871 F.2d 564
Harold ZIMMERMAN, Petitioner,
DIRECTOR, OFFICE OF WORKERS' COMPENSATION PROGRAMS, UNITED
STATES DEPARTMENT OF LABOR, Respondent.
United States Court of Appeals,
Argued Feb. 9, 1989.
Decided April 3, 1989.
Rita S. Fuchsman, Chillicothe, Ohio, for Harold Zimmerman, petitioner.
Michael J. Denney and Ronald G. Ray, U.S. Dept. of Labor, Office of the Sol., Washington, D.C., for Director, Office of Workers' Compensation Programs, U.S. Dept. of Labor, respondent.
Before MERRITT and NELSON, Circuit Judges, and CELEBREZZE, Senior Circuit Judge.
MERRITT, Circuit Judge.
Harold Zimmerman, a coal miner, appeals from the denial of benefits he seeks under the Black Lung Benefits Act, 30 U.S.C. 901 et seq. Zimmerman prevailed before an administrative law judge. Decision and Order, March 27, 1986. The Benefits Review Board, however, reversed the ALJ's decision and denied benefits. Decision and Order, March 22, 1988. Because the Board exceeded the scope of its review, we reverse.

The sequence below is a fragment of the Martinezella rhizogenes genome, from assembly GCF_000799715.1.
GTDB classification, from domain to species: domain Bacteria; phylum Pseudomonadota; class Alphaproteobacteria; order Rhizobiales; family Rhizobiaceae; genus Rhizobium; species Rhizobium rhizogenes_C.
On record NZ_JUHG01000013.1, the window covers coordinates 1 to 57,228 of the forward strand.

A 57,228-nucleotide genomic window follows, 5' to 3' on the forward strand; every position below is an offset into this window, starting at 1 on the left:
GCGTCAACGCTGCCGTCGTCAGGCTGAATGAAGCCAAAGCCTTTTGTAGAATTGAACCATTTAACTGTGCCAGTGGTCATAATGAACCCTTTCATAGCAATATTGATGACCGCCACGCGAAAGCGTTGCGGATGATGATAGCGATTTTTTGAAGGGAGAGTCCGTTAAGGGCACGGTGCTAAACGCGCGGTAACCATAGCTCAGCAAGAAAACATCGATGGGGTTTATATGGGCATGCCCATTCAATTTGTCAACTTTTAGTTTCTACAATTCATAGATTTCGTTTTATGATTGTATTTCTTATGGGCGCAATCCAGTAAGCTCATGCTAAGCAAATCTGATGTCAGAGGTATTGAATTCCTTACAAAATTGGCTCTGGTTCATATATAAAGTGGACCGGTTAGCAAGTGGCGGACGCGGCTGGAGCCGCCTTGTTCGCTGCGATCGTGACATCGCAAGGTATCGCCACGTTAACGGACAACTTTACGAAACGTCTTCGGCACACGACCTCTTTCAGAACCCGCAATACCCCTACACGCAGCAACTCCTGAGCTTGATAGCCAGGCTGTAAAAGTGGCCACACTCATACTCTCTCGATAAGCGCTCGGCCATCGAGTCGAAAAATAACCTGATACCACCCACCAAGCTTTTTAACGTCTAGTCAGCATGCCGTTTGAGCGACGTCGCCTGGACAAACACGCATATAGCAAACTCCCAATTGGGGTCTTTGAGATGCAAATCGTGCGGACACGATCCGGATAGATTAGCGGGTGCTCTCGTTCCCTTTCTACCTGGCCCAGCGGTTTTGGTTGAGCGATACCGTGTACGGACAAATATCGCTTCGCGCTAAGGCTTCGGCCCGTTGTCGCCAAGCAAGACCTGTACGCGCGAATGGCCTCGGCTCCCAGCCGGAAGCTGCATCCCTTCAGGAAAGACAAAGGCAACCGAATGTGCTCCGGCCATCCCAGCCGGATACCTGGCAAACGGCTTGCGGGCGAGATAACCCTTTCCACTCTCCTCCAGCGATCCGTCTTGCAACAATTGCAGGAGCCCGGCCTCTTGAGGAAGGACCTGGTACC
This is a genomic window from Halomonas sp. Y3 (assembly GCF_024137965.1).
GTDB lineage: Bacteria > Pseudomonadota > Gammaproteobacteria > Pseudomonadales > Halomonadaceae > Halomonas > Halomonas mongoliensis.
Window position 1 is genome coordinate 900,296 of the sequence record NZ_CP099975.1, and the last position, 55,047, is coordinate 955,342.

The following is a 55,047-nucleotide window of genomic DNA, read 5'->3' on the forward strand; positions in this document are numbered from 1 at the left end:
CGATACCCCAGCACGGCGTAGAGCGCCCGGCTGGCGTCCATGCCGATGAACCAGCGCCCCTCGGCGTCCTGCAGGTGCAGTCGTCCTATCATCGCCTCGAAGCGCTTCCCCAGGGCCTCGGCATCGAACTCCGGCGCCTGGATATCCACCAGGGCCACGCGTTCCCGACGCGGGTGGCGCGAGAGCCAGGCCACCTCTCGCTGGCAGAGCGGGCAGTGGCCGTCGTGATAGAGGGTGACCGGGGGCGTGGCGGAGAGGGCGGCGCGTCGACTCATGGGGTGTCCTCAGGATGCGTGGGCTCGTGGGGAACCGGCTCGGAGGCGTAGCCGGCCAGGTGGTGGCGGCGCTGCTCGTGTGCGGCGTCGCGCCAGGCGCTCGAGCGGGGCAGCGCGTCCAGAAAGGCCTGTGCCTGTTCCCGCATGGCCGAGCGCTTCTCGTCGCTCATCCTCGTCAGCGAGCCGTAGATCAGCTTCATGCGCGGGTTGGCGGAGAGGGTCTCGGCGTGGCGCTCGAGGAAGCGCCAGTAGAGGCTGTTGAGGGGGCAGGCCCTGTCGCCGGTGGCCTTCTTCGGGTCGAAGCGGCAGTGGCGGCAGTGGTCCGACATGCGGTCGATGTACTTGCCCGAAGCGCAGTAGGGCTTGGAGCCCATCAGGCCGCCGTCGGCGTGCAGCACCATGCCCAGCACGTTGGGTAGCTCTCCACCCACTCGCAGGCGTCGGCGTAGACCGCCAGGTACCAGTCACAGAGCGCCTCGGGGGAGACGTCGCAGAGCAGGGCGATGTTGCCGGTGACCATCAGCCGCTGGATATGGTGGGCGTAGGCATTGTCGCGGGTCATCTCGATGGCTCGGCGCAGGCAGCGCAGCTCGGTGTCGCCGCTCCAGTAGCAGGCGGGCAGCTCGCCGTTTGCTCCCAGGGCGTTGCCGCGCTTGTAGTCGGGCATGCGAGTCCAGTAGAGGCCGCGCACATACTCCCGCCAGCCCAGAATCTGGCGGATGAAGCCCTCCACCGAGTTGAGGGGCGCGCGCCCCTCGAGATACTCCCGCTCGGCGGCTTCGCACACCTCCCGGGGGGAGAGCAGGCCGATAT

Zimmerman filed the claim that gives rise to this appeal on July 20, 1983. After an initial denial, he sought and obtained a hearing before an ALJ. The ALJ awarded benefits under 20 C.F.R. Sec. 718, the proper part for a claim filed after March 31, 1980.